A Drexel University delegation — including President John A. Fry; University benefactors Dana and David Dornsife; and Shannon Marquez, associate dean of Drexel’s School of Public Health — recently traveled to Ethiopia for inspiration for potential University programs and future partnerships dedicated to health care practices and safe drinking water access.
Through World Vision, the Dornsifes support economic, educational and agricultural developments in seven African countries. “When we were speaking with the Dornsifes about the gift for the [Dana and David Dornsife Center for Community Partnerships], we were in the process of getting to know each other, and they spoke with passion and commitment about water projects in Africa. I just remember being moved and impressed and curious,” Fry said. Soon thereafter, the couple invited Fry to join them on their trip to Ethiopia.
The group spent the beginning of their trip in Ethiopia’s capital, Addis Ababa. They then traveled to villages outside the capital including Yekasha, Kechema, Sekekelo, Waliso, Walkite and Gimbichu to observe various water projects such as well drilling, sanitation and hygiene programs. Villagers continuously greeted the group with songs and flowers.
Since the visit, Fry has expressed hopes to develop programs offered to Drexel students and faculty that could combine co-op, research and civic engagement experiences.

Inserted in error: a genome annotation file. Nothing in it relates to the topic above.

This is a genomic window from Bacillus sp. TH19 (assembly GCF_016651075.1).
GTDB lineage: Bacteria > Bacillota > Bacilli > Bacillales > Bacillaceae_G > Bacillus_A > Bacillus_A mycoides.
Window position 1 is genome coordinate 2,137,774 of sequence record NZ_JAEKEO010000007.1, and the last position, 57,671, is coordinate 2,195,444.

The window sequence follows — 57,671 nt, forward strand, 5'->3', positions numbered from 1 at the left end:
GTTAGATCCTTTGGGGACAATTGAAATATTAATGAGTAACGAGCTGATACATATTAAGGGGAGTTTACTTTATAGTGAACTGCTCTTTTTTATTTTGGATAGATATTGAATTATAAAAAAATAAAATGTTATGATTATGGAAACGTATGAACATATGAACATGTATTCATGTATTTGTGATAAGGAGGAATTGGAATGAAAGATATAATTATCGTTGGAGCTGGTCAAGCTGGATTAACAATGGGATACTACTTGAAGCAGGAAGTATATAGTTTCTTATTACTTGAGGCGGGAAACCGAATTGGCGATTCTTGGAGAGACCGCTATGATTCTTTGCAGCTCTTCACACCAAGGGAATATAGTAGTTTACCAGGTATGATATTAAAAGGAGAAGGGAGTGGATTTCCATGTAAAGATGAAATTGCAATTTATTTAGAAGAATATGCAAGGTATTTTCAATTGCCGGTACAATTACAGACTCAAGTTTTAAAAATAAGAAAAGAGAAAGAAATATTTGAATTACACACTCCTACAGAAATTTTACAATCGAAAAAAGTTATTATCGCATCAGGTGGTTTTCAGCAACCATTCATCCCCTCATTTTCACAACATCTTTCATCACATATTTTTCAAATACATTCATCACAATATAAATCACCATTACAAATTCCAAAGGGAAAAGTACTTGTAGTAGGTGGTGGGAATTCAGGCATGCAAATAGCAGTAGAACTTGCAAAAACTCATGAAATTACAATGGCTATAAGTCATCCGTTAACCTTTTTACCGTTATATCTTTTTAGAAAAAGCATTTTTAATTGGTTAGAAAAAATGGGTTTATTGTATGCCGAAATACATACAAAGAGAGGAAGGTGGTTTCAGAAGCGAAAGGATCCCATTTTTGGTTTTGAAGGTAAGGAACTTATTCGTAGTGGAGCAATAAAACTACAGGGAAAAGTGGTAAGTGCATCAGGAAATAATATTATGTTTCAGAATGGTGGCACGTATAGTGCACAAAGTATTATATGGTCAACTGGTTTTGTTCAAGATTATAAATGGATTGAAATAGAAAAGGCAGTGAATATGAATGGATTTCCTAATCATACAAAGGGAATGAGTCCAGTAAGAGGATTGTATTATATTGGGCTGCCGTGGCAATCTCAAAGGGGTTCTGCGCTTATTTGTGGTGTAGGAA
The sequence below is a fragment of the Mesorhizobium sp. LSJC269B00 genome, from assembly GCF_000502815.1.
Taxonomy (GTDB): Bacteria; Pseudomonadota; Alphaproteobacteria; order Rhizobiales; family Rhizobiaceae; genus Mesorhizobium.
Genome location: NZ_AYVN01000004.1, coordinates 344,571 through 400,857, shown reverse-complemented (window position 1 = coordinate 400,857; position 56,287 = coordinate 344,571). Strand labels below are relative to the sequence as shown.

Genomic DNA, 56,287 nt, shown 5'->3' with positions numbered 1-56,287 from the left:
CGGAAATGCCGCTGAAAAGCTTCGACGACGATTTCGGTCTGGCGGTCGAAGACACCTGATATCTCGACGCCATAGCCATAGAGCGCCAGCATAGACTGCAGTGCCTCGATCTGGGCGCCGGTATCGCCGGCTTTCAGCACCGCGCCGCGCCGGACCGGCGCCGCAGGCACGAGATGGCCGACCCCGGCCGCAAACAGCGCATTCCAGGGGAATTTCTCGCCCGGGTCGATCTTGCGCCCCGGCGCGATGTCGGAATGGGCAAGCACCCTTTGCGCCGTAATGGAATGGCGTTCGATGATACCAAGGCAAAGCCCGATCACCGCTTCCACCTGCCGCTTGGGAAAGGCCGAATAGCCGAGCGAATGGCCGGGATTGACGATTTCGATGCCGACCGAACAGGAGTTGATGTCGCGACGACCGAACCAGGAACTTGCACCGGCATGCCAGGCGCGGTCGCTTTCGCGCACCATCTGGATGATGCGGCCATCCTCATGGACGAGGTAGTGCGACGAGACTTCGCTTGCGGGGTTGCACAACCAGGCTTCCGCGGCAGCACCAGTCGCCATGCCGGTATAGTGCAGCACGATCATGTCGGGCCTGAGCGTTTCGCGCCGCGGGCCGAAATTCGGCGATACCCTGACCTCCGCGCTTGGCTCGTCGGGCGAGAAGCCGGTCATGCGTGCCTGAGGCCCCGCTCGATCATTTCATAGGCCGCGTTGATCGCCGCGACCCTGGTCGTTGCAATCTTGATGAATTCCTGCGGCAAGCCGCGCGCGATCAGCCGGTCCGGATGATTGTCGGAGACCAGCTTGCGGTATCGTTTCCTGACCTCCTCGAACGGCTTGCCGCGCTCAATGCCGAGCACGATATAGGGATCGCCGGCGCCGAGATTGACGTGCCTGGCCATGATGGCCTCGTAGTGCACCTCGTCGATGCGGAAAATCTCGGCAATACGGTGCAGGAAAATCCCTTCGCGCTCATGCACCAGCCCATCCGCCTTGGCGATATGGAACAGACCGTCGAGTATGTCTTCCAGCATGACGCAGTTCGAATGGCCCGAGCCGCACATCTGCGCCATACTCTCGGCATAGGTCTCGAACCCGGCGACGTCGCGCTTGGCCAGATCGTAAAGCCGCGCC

“I’d like if the program could be offered a year from now, maybe sooner, but the logistics and the work to be done to make this a good experience are still being deliberated. Judging from my own experience, I think there is so much good to be done, and I’d rather take the time to do it right than rush to get a program,” Fry said.
The program could be enriching for students and faculty from both an academic and volunteer standpoint, according to Fry. He recalled his own feelings of the trip and said, “It was really the most incredible experience. … It was just so warm, so nice; it was beautiful. I don’t know what I expected to see, but I didn’t expect to leave feeling so uplifted. The villagers were so lovely and gracious, even though they had so little.”
Fry said he believes that students and faculty could learn a lot from the villages in terms of resiliency and resourcefulness, at the very least. Perhaps more importantly, students and faculty could provide villages with technology that could alleviate fears of resource scarcity. Fry said that engineering would be a central component to the potential program.
The itinerary was planned by volunteers of World Vision, an international organization dedicated to “building a better world for children,” according to its website. The volunteers also accompanied the Drexel group throughout their travels. World Vision has built over 1,500 wells and 70,000 latrines and provided nearly 1 million people with access to safe drinking water. World Vision also seeks to improve health, education, food access, child protection and economic development, as well as to provide disaster relief to developing countries.
Dana Dornsife is a 1983 graduate of Drexel’s LeBow College of Business, and her husband David is a graduate of the University of Southern California. The couple is committed to improving the quality of life for all people. The Dornsifes donated $10 million for what is now the Dana and David Dornsife Center for Community Partnerships, and they are active supporters of World Vision along with various other organizations, including the Lazarex Cancer Foundation, of which Dana is founder and CEO.